1-2-3 Come Make Some Back To School Things With Me
While I was working on the coloring-autograph page: "I made a lot of friends today!" for a first day of school activity; I thought making some number puzzles that students could color, cut and glue, would also give teachers a little bit of "sanity" time, to get some of the zillions of trivial tasks done, that must be accomplished before dismissal, on that hectic first day.
The "friends" coloring worksheet was a very popular download. It's so simple, but such a great way to give your kiddos something they can do independently, which frees you up. When you're working with energized little ones, some of whom don't even know how to write their name, the word "independently" is imperative.
The number puzzles also double as a quick, easy and inexpensive little gift that you can have lying on your students' desks. Be sure and write their name on the puzzle (after the word Hi or Welcome! to make things extra special for them.
The puzzles can be pre-cut to expedite things for preschoolers. To give yourself even more time, have students cut their own puzzle pieces (after they have colored the picture) then tell them to mix up the pieces and put their puzzle together.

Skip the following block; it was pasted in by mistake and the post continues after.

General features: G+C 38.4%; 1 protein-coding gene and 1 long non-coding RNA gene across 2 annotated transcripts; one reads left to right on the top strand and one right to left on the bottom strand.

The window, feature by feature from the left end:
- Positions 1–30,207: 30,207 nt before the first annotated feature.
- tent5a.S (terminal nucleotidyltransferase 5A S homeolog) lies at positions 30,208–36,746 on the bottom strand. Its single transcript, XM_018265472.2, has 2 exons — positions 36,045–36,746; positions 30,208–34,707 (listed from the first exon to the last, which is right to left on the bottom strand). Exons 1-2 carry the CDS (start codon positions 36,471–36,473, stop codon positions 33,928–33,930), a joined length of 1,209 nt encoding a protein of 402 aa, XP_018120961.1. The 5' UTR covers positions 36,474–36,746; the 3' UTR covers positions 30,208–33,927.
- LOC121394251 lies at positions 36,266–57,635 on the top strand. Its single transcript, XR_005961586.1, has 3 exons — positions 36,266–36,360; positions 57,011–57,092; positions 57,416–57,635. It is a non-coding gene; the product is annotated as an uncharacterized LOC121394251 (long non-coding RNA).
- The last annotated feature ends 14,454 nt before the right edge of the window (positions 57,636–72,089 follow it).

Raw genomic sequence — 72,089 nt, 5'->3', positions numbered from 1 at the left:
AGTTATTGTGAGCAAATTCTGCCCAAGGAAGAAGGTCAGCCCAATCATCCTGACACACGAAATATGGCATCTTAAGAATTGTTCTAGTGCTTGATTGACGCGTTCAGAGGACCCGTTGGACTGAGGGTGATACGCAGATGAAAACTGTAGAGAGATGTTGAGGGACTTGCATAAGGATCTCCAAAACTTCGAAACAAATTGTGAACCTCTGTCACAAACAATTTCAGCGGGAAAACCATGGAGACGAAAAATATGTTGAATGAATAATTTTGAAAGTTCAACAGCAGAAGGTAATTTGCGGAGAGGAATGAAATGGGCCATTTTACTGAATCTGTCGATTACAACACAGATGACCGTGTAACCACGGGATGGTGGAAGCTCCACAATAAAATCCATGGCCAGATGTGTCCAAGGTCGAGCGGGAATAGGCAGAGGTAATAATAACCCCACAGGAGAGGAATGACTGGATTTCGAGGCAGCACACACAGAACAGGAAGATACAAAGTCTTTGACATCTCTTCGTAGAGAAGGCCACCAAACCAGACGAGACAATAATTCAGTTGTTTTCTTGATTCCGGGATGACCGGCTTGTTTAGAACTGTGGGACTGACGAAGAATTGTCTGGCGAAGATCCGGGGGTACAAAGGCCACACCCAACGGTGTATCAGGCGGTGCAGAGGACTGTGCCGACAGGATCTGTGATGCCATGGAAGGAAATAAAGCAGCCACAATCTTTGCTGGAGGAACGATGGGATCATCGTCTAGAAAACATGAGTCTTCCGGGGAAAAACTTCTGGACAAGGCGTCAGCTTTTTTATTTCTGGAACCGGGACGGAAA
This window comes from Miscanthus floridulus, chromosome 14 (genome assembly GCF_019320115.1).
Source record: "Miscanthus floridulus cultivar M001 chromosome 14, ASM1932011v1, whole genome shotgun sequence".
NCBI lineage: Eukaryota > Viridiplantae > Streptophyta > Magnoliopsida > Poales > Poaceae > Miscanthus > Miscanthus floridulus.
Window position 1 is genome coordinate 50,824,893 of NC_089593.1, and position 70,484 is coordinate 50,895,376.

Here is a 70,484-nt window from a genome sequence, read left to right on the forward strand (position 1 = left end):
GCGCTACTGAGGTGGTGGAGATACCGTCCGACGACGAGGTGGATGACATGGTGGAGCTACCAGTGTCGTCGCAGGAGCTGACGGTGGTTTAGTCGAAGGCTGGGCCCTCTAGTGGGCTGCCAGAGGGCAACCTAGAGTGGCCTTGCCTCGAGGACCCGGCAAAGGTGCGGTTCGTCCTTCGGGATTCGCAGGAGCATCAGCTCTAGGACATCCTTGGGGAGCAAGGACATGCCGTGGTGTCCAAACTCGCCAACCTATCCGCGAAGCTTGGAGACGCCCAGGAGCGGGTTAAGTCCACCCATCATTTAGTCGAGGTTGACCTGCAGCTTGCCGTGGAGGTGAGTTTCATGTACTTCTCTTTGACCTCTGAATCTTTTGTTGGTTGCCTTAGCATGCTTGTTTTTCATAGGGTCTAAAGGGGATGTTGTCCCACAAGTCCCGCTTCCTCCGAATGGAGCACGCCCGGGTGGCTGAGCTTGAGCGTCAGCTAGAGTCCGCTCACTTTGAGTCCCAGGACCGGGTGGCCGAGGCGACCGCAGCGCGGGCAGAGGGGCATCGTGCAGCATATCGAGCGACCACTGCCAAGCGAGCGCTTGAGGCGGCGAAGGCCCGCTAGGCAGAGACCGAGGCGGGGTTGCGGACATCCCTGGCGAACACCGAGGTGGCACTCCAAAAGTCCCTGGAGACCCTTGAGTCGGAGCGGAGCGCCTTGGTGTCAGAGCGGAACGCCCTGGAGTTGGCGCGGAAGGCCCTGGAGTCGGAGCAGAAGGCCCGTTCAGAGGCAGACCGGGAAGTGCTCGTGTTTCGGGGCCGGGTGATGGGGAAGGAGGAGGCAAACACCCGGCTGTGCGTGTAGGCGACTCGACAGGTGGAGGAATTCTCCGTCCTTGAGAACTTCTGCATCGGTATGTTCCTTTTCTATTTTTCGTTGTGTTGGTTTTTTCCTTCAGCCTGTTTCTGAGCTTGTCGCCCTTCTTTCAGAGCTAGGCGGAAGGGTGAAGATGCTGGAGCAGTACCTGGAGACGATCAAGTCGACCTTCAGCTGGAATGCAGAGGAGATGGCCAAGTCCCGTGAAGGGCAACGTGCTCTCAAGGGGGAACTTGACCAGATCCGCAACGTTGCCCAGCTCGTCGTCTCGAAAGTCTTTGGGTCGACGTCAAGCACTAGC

To make a cool looking mosaic, have children glue the pieces to a sheet of construction paper, leaving a little space in-between the pieces.
After they share their creation with the class, mount them on a bulletin board. Caption: Mrs. Henderson's kinders stick together, or fit in just fine, or whatever else you deem appropriate.
If you take a first day of school photo for a future memory book, make an extra copy and cut it into the shape of a puzzle piece, then put it along side that child's completed puzzle. Adding a puzzle border, or scattering some real puzzle pieces through out your bulletin board, adds the finishing touches. The Dollar Store sells a huge variety of puzzles that you can use to jazz things up.
The Back To School Puzzle packet, includes 30 puzzles. Some of them are vertical, others are horizontal. They come in black and white, so that students can color them, and others are in full color, so you can print; laminate and trim, then use in an independent center for early finishers.
Make a game of it by having children choose a partner to see who can complete their puzzle first. Some of the puzzles use numbers from 1-10 for little ones, others skip count by 10's to 100, for first graders.
I've also included little "Welcome" tags. (There are 16 on a page.) Write in your students' names and then paperclip one to their set of number strips and lay them on your kiddos' desks as a sweet surprise.